Close to that model of perhaps relatively absolute freedom within an educational organization is the Peter Thiel fellowship which provides for students to take a break from or opt out of schooling to pursue entrepreneurial projects of their own design within the context of the financial and infrastructural support provided by the fellowship.36 Proximate to these examples is the US university undergraduate elective system, in which students choose the courses they study, introduced by “Thomas Jefferson [in] founding the University of Virginia [encouraged by] other reformers during the 1840s,”37 and consolidated by Charles Williams Eliot as Harvard President, in which students followed no set courses but ranged freely across any disciplines of their choice.38 The Wikipedia article on Eliot sums up his philosophy in a manner relevant for the educational direction developed in this essay:

Under Eliot’s leadership, Harvard adopted an “elective system” which vastly expanded the range of courses offered and permitted undergraduates unrestricted choice in selecting their courses of study – with a view to enabling them to discover their “natural bents” and pursue them into specialized studies.

Echoing Emerson, he believed that every individual mind had “its own peculiar constitution”. The problem, both in terms of fully developing an individual’s capacities and in maximizing his social utility, was to present him with a course of study sufficiently representative so as “to reveal to him, or at least to his teachers and parents, his capacities and tastes.” An informed choice once made, the individual might pursue whatever specialized branch of knowledge he found congenial.39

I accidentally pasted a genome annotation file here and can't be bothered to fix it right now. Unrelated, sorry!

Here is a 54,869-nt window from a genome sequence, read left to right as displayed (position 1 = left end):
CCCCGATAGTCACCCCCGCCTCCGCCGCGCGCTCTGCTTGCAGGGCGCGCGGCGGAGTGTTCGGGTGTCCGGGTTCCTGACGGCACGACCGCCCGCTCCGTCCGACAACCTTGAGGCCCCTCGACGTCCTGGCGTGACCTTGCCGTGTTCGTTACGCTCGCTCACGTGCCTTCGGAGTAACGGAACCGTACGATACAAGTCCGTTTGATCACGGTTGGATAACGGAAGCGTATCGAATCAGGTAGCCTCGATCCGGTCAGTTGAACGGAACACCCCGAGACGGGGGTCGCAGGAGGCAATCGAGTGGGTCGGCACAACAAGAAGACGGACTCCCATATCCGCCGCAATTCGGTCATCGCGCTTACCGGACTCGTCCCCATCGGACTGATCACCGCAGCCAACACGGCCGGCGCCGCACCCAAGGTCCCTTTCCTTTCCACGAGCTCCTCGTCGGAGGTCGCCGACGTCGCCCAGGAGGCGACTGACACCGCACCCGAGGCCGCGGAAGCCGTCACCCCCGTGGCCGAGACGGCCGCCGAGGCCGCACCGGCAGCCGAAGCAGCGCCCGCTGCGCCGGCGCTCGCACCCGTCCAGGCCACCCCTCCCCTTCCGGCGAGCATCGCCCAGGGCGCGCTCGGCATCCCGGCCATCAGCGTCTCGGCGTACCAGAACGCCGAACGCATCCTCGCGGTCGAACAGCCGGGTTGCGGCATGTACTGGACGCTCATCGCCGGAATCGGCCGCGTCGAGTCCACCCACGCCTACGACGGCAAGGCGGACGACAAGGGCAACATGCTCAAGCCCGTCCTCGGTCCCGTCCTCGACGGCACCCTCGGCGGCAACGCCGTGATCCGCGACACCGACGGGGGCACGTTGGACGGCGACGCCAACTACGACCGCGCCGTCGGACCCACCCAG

Education and the Meaning of Life

Why are we here on earth at all as human beings? What is the rationale of our existence? What is the ultimate significance of our actions against the background of these supervening questions? How best may these queries be explored? These enquiries may be seen as the most fundamental of human questions, addressing the very foundations of human existence, bedrock platforms in relation to which all human activity has meaning.

Beyond much of education as currently understood, regardless of the degree to which particular systems facilitate the cultivation of creativity, is the question of the relationship of education to the ultimate needs of a person, a need that, in harmony with Viktor Frankl’s Man’s Search for Meaning (1959), may be seen as a hunger for meaning, a sense of justification of existence, and the most far reaching of this sensitivity to fundamental value being an orientation towards ultimate significance, a correlation of one’s individuality with the cosmic immensity of which one is a part. Can education in Nigeria not also be assessed in relation to the degree to which it facilitates the fulfilment of this central drive, a drive that gives value to every human activity, a value that stretches from the need to survive by keeping oneself alive, to expanding one’s interactive space through socialization and family making and the creation of various forms of impact beyond oneself to the sense of a connection to something that validates one’s existence, however that something is construed? The strategy of the current globally dominant educational system which originated in Enlightenment Europe has been to leave such questions for philosophers and religious people while training people in a mix of educational programs centred in general education of the mind, one way of characterizing a liberal education, and more directly focused skills oriented learning, centred on the accomplishment of specific tasks, one way of describing a professional education. Can Yorùbá epistemology contribute to the effort to unify these three aspects of education, the metaphysical, the liberal and the professional?